The report, titled Better-for-you Eating Trends, also revealed that less than two in five (38%) consumers agree that healthy foods are worth the added expense, and 44% pay attention to serving sizes.
“Despite the fact that we’re seeing such a widespread and growing interest in healthy foods, relatively few Americans believe their diet is healthy. With consumers largely wary of even regulator-approved health food options, marketing healthy foods to sceptical consumers requires far more than merely an on-pack promise,” said Billy Roberts, Senior Food and Drink Analyst at Mintel.
“The key to attracting these consumers is convincing them that products actually deliver on the healthy attributes they promise and that they are truly good for consumers and their families,” he added.
Picking up the pace: Wellness outpaces overall growth
While brands need to strive harder than relying on their on-pack ‘better-for-you’ message to win over buyers, the claims still work. Data from Nielsen revealed that in several traditionally indulgent categories, “products with wellness claims are outpacing total category growth,” Andrew Mandzy, Nielsen director of strategic insights, told FoodNavigator-USA.
“For example, volume sales of salty snacks with a natural or organic claim on the package grew 5.7% and 23.4%, respectively, over the 52 weeks ended July 30, 2016, compared with growth of 2.6% for the total category,” he added.
But which labels matter?
Mintel’s survey found that Americans appear to be largely distrusting of food brands—only 14% believe regulatory approval indicates a food is healthy, and just 16% trust the health claims on food and beverage packages.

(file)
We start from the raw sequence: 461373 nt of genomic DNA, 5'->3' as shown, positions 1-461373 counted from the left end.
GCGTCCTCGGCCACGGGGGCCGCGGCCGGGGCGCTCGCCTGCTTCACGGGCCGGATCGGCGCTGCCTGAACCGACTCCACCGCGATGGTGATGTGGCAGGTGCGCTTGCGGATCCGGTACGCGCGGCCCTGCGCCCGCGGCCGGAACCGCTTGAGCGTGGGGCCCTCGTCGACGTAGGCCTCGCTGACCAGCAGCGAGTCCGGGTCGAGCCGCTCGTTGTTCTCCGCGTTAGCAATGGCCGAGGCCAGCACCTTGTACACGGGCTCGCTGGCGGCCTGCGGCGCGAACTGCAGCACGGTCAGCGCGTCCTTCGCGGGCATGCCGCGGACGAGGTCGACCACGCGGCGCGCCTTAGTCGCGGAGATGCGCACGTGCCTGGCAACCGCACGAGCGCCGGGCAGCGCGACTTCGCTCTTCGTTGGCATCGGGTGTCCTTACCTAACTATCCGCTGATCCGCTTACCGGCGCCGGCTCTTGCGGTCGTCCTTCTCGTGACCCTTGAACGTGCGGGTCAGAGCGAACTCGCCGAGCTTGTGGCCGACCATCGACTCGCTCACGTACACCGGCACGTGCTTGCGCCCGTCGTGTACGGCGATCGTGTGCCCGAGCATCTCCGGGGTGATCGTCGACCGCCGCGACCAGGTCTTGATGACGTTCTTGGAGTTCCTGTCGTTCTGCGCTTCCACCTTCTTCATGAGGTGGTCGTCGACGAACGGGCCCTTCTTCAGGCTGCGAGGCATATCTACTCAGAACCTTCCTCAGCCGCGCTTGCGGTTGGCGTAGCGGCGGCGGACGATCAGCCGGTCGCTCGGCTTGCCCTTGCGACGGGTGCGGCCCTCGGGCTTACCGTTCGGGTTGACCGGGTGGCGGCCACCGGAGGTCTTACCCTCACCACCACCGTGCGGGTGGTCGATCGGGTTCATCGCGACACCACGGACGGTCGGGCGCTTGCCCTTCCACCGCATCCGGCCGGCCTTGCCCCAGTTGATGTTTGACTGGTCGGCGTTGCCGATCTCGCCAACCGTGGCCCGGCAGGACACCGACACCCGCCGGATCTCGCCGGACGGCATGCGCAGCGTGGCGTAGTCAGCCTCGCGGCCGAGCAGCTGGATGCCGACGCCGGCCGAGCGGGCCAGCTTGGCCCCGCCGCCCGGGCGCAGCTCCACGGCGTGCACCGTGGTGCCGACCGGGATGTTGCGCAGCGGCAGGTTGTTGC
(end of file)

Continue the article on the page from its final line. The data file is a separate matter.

Furthermore, only 23% of consumers agree that the US Dietary Guidelines are good for them. So which health and wellness labels are the ones pulling in the buyers and garnering attention?
“Today’s health-conscious consumers are staying away from products containing high-fructose corn syrup (50%), sugar (47%), trans fat (45%) and saturated fat (43%),” according to the report. Additionally, 28% believe a food is unhealthy if it has artificial ingredients, with consumers actively avoiding products with elements described as ‘artificial,’ such as artificial sweeteners (43%), artificial preservatives (38%) and artificial flavors (35%).
Not just free-from
And being ‘free-from something’ isn’t the only signifier of health or wellness for US consumers—what’s actually inside also has swaying power. “Well ahead of other ingredients, consumers are interested in protein (63%), fiber (61%) and whole grains (57%) when purchasing foods they consider to be healthy,” according to the report.
“While many consumers are avoiding certain ingredients when purchasing better-for-you foods, Americans are seeking out foods with added health attributes, namely protein, fiber and whole grains, indicating an opportunity for foods with added-health attributes to target consumers with health claims on-pack,” concluded Roberts.